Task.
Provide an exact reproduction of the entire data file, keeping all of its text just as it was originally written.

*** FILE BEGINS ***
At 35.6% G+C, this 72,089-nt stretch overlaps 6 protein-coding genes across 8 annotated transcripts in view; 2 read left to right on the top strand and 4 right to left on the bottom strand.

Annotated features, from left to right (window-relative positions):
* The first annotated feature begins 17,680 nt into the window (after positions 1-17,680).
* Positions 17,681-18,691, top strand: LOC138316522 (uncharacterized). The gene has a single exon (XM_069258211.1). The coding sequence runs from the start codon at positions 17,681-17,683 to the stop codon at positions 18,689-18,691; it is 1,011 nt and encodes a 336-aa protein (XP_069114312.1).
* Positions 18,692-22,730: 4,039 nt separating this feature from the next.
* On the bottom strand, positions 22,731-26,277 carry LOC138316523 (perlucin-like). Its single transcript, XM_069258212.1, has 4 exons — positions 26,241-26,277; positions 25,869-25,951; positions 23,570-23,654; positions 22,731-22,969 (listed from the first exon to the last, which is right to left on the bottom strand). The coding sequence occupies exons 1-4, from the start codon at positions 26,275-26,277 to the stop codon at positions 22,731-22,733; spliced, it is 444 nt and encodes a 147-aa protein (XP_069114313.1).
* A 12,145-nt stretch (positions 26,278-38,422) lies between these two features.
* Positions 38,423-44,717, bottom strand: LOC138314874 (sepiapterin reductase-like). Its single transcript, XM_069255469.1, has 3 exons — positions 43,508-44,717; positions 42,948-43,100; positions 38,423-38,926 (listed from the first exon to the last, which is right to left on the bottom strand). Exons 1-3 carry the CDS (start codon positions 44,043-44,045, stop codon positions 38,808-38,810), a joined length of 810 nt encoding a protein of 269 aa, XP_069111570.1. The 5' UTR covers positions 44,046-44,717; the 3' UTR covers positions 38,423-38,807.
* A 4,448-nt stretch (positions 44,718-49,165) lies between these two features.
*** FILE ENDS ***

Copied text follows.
At 35.6% G+C, this 72,089-nt stretch overlaps 6 protein-coding genes across 8 annotated transcripts in view; 2 read left to right on the top strand and 4 right to left on the bottom strand.

Annotated features, from left to right (window-relative positions):
* The first annotated feature begins 17,680 nt into the window (after positions 1-17,680).
* Positions 17,681-18,691, top strand: LOC138316522 (uncharacterized). The gene has a single exon (XM_069258211.1). The coding sequence runs from the start codon at positions 17,681-17,683 to the stop codon at positions 18,689-18,691; it is 1,011 nt and encodes a 336-aa protein (XP_069114312.1).
* Positions 18,692-22,730: 4,039 nt separating this feature from the next.
* On the bottom strand, positions 22,731-26,277 carry LOC138316523 (perlucin-like). Its single transcript, XM_069258212.1, has 4 exons — positions 26,241-26,277; positions 25,869-25,951; positions 23,570-23,654; positions 22,731-22,969 (listed from the first exon to the last, which is right to left on the bottom strand). The coding sequence occupies exons 1-4, from the start codon at positions 26,275-26,277 to the stop codon at positions 22,731-22,733; spliced, it is 444 nt and encodes a 147-aa protein (XP_069114313.1).
* A 12,145-nt stretch (positions 26,278-38,422) lies between these two features.
* Positions 38,423-44,717, bottom strand: LOC138314874 (sepiapterin reductase-like). Its single transcript, XM_069255469.1, has 3 exons — positions 43,508-44,717; positions 42,948-43,100; positions 38,423-38,926 (listed from the first exon to the last, which is right to left on the bottom strand). Exons 1-3 carry the CDS (start codon positions 44,043-44,045, stop codon positions 38,808-38,810), a joined length of 810 nt encoding a protein of 269 aa, XP_069111570.1. The 5' UTR covers positions 44,046-44,717; the 3' UTR covers positions 38,423-38,807.
* A 4,448-nt stretch (positions 44,718-49,165) lies between these two features.